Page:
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Trust and Fear in Civil Wars

Ending Intrastate Conflicts

Shanna Kirschner

Why do some civil wars last a long time, while others end relatively quickly? Trust and Fear in Civil Wars examines the conditions under which individuals are willing to lay down their weapons under a settlement agreement. The author argues that wars are easiest to resolve when combatants believe that their adversaries will uphold a deal or that the costs of renewed war will be low. Several key sources of information inform this calculation. Drawing on both cross-national and case study data, including detailed interviews, the book demonstrates that when information suggests either that a peace agreement is likely to break down or that the results of a broken deal will be especially deadly, a settlement leaves combatants too vulnerable to countenance, resulting in wars lasting longer. « less more »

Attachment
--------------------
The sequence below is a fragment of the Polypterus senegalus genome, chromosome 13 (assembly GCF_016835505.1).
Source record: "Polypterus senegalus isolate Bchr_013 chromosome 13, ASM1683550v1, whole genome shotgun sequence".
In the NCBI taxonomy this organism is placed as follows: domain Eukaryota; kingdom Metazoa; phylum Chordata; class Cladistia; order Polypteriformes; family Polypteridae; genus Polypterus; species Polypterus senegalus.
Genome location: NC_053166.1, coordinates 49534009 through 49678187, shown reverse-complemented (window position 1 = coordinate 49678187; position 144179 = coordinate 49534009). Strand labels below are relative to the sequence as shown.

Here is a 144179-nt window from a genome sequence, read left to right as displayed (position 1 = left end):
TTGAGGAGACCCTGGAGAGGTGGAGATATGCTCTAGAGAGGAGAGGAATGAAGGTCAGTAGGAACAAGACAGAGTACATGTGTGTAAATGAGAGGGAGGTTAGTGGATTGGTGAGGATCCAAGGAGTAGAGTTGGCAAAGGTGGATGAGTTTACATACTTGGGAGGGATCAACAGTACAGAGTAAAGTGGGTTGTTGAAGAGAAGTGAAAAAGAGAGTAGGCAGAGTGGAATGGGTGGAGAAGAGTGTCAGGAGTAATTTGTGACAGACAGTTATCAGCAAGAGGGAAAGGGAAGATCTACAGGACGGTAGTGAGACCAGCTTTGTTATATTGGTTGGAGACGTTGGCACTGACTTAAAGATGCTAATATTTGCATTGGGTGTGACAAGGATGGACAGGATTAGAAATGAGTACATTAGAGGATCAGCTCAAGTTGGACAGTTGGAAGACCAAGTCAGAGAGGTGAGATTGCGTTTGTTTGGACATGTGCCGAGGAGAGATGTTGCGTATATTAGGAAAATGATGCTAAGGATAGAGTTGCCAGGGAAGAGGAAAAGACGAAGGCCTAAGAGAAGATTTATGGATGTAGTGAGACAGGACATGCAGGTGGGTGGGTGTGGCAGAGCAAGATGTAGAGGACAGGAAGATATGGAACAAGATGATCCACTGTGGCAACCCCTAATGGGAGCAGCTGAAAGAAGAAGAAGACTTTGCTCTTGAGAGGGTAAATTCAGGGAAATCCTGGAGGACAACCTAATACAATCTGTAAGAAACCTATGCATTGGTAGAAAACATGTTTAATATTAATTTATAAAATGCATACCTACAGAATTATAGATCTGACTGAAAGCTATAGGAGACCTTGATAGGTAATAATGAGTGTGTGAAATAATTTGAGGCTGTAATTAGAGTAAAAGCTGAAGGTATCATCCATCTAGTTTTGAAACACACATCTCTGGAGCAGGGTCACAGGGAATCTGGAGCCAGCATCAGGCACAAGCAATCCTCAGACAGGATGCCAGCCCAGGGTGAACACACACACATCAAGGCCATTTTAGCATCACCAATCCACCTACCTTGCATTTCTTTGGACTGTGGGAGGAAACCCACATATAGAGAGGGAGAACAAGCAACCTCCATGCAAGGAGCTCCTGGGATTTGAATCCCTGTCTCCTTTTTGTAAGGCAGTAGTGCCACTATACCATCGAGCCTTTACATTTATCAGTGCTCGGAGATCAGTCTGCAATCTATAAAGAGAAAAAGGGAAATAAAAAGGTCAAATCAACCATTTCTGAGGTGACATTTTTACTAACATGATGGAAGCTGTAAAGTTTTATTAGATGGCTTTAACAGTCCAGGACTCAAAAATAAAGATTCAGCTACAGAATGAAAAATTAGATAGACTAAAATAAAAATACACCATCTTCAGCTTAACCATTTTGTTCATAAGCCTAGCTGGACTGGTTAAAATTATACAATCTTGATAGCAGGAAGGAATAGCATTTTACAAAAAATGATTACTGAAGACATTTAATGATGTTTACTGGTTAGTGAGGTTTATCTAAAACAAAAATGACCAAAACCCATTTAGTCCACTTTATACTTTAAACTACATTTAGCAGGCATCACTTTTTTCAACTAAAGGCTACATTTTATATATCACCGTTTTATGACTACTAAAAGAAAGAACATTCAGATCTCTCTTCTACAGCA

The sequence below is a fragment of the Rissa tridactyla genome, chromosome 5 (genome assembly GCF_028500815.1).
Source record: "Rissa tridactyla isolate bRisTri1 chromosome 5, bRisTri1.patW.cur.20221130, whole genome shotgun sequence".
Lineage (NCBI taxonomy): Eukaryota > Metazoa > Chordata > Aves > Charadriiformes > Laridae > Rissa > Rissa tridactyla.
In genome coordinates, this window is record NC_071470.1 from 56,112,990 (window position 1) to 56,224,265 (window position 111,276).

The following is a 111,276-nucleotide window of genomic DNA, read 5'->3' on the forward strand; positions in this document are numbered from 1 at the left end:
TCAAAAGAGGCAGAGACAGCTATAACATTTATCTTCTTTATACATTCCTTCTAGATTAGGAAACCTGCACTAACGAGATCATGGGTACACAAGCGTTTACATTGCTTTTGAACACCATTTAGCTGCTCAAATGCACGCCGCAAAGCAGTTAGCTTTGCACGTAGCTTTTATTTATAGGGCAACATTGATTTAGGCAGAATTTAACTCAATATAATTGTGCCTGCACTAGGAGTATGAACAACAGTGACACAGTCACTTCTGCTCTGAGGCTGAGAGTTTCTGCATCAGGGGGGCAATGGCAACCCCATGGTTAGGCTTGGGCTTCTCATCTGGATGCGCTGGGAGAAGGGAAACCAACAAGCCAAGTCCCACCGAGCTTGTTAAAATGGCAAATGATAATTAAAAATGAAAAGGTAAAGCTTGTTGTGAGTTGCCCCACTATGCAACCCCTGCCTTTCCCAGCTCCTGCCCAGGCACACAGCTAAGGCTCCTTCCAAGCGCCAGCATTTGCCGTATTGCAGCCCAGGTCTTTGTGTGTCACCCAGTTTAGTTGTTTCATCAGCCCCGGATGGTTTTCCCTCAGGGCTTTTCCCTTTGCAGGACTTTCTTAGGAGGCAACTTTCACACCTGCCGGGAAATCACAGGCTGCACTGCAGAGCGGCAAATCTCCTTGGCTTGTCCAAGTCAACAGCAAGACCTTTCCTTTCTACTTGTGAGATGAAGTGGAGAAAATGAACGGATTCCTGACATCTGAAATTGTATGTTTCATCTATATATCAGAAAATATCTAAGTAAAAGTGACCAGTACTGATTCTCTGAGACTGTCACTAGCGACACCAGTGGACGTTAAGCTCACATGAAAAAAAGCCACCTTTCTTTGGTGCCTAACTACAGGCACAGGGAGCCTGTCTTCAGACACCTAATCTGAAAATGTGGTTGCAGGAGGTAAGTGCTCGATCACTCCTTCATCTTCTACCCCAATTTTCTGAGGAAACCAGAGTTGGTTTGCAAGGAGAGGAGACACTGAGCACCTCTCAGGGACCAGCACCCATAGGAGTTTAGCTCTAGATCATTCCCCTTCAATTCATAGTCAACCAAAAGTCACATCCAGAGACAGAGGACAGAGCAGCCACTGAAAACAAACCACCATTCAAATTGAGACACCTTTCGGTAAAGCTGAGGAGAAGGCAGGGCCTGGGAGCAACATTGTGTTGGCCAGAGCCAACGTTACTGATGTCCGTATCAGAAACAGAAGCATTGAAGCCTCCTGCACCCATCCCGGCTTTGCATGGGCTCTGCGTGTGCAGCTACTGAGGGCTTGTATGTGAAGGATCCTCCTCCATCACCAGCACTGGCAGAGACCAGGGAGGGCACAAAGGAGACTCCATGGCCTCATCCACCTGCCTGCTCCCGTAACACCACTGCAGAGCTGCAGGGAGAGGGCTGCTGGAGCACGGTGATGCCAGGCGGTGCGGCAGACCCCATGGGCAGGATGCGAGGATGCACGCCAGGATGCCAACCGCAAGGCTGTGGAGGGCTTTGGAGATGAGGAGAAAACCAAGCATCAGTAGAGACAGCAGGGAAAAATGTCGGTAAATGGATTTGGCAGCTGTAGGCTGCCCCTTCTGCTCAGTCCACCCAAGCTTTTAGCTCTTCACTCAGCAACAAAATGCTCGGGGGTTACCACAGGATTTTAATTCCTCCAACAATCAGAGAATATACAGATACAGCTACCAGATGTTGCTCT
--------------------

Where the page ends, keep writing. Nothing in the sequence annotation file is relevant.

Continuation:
Lexington Books
Pages: 200Size: 6 x 9
978-0-7391-9641-0 • Hardback • November 2014 • $84.00 • (£54.95)
978-0-7391-9643-4 • Paperback • March 2017 • $42.99 • (£29.95)
978-0-7391-9642-7 • eBook • November 2014 • $39.99 • (£24.95)
Shanna Kirschner is assistant professor of political science at Allegheny College.
Chapter One: Introduction
Chapter Two: Trust and Fears for the Future
Chapter Three: Trust and Fear across Civil Wars
Chapter Four: Sri Lanka: Both Short And Long Civil Wars
Chapter Five: Turkey: Ongoing Conflict With No Settlement
Chapter Six: Cyprus: Frozen Conflict with No Settlement
Chapter Seven: Conclusions